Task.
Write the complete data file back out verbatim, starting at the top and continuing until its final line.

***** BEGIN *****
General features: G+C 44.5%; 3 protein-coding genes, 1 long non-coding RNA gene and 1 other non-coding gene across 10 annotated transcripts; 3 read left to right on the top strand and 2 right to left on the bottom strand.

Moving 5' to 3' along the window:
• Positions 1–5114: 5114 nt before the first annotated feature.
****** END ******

General features: G+C 44.5%; 3 protein-coding genes, 1 long non-coding RNA gene and 1 other non-coding gene across 10 annotated transcripts; 3 read left to right on the top strand and 2 right to left on the bottom strand.

Moving 5' to 3' along the window:
• Positions 1–5114: 5114 nt before the first annotated feature.